Life­like wa­ter an­i­ma­tion drenches ‘Moana’ disc

The Washington Times Daily - - LIFE - BY JOE SZADKOWSKI

Afe­male-em­pow­er­ing, an­i­mated block­buster from late last year de­buts on high-def­i­ni­tion to en­trance home theater-lov­ing fam­i­lies in “Moana” (Walt Dis­ney Stu­dios Home En­ter­tain­ment, Rated PG, 107 min­utes, 2.39:1 as­pect ra­tio, $27.99).

The story cel­e­brat­ing tra­di­tion, fam­ily and per­se­ver­ance stars Moana (Auli’i Cravalho), a vil­lage chief’s 16-year-old daugh­ter who is on a quest to save her dy­ing Poly­ne­sian is­land of Mo­tunui, which is quickly be­com­ing de­void of veg­e­ta­tion and food.

She re­quires help from the shape-shift­ing, hook-wield­ing demigod Maui (Dwayne John­son) to con­front the lava de­mon Te Ka, re­turn the glow­ing heart to the is­land god­dess Te Fiti and bring her is­land back to life.

The im­pec­ca­bly de­signed and voice-acted movie cel­e­brates the Pa­cific cul­ture and its mytholo­gies while delivering not only joy­ful per­for­mances and song from Miss Cravalho, Mr. John­son and the tal­ented cast but also stun­ning an­i­ma­tion through­out.

The dig­i­tal trans­fer — much like all of Dis­ney’s fea­ture-length, com­puter-an­i­mated ef­forts — is three-di­men­sional and eye-pop­ping, and re­quires mul­ti­ple view­ings to ap­pre­ci­ate the fan­tas­tic ef­fort that an­i­ma­tors put into the pro­ject.

Just a few in­cred­i­ble ex­am­ples:

● Hand-drawn, two-di­men­sional an­i­ma­tion mixes with three-di­men­sional an­i­ma­tion to high­light one of Maui’s liv­ing tat­toos.

● Char­ac­ters in­ter­act with pa­per cutouts dur­ing a mu­si­cal num­ber.

● In a com­plex bat­tle, Moana and Maui fight co­conut-en­cased tribes­men, rem­i­nis­cent of a “Mad Max” chase scene.

● Bi­o­lu­mi­nes­cent hues burst forth from crea­tures in the Realm of Mon­sters.

What’s more, the dig­i­tally an­i­mated hu­man char­ac­ter mod­els look like three-di­men­sional plas­tic dolls com­plete with life­like flow­ing hair that looks real enough to touch.

The 1080p high-def­i­ni­tion dis­plays the pret­ti­est wa­ter I have ever seen in an an­i­mated movie. It’s eas­ily a sup­port­ing char­ac­ter, and ar­ti­sans bring it to life often in­ter­act­ing with Moana while sur­round­ing beau­ti­ful, color sat­u­rated trop­i­cal is­lands.

View­ers will be mes­mer­ized by the re­al­ism of the wa­ter re­spond­ing in waves, wa­ter­falls and surf; glis­ten­ing on rocks, bub­bles and froth; or drench­ing beach­heads and Moana her­self.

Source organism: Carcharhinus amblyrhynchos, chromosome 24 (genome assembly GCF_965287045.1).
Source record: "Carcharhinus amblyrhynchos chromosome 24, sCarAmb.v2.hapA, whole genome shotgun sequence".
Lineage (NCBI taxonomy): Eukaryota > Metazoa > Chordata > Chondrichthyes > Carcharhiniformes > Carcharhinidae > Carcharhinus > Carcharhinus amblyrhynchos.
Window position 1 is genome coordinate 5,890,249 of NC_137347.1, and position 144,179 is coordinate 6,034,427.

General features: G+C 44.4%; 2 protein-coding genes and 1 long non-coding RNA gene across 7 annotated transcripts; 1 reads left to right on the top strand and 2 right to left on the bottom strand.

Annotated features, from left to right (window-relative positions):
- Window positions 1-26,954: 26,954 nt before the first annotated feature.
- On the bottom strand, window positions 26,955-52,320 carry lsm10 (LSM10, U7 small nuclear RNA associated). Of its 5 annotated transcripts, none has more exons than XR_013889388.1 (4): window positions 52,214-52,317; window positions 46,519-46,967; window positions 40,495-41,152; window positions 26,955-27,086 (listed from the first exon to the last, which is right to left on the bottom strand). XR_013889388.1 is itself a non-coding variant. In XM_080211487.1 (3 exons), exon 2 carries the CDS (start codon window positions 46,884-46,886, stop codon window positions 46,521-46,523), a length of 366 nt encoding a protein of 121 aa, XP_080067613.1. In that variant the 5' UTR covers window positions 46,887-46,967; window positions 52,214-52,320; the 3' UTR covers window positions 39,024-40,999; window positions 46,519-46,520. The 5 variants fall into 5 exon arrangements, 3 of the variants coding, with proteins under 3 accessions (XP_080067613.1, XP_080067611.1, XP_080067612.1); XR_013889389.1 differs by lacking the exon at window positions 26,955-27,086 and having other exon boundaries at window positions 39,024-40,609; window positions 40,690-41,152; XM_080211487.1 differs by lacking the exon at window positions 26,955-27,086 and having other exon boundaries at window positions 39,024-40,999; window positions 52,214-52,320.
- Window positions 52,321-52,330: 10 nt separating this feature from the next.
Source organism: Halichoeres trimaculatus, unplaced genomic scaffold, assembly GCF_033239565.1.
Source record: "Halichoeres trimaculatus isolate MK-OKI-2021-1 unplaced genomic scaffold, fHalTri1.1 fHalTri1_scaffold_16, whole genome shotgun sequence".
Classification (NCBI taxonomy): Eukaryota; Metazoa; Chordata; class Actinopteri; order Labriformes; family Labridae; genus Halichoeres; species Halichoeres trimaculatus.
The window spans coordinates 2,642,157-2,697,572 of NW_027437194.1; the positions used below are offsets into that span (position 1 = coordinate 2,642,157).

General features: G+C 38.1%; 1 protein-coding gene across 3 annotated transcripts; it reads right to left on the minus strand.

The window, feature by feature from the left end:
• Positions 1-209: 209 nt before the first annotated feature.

I am dis­ap­pointed the movie was not of­fered in a full-screen pre­sen­ta­tion for home theater own­ers, and nearly dis­traught that Dis­ney has yet to dive into the ul­tra-high-def­i­ni­tion realm. I just know that “Moana” and its vis­ual won­der­land would have been a show­case for the lat­est tech­nol­ogy.

Best ex­tras: A most wel­come op­tional com­men­tary track with co-di­rec­tors John Musker and Ron Cle­ments leads the way. The track does not dis­ap­point. It’s rich with de­tails that touch on the film’s ori­gins, vis­ual styles and mu­sic — as well as mak­ing the ocean a char­ac­ter — re­search on the Pa­cific cul­ture and the best way to an­i­mate tod­dlers (draw them act­ing drunk).

Next, the di­rec­tors lead a 31-minute ed­u­ca­tional doc­u­men­tary loaded with back­ground on the peo­ple, his­tory and cul­ture of the Pa­cific Is­lands.

Un­der fea­turettes, those look­ing to learn about the com­plex­i­ties of de­sign­ing an an­i­mated film will find about 20 min­utes of tooshort but fact-filled seg­ments ex­plain­ing the use of two-di­men­sional and three-di­men­sional styles in cre­at­ing lava, hair and wa­ter, and 25 min­utes of deleted scenes (with op­tional di­rec­tor com­men­tary).

And, as tra­di­tion with Dis­ney re­leases, the ex­tras in­clude a the­atri­cal short show­cas­ing some of the com­pany’s tal­ented cre­ators. In this case, we get di­rec­tor Leo Mat­suda’s “In­ner Work­ings,” star­ring the com­puter-an­i­mated in­nards of a bored man liv­ing in 1980s Cal­i­for­nia and his quest to en­joy life.

Ad­di­tion­ally, young­sters can en­joy a min­i­movie called “Gone Fish­ing” that ex­plores the dif­fi­culty in feed­ing the demigod Maui.

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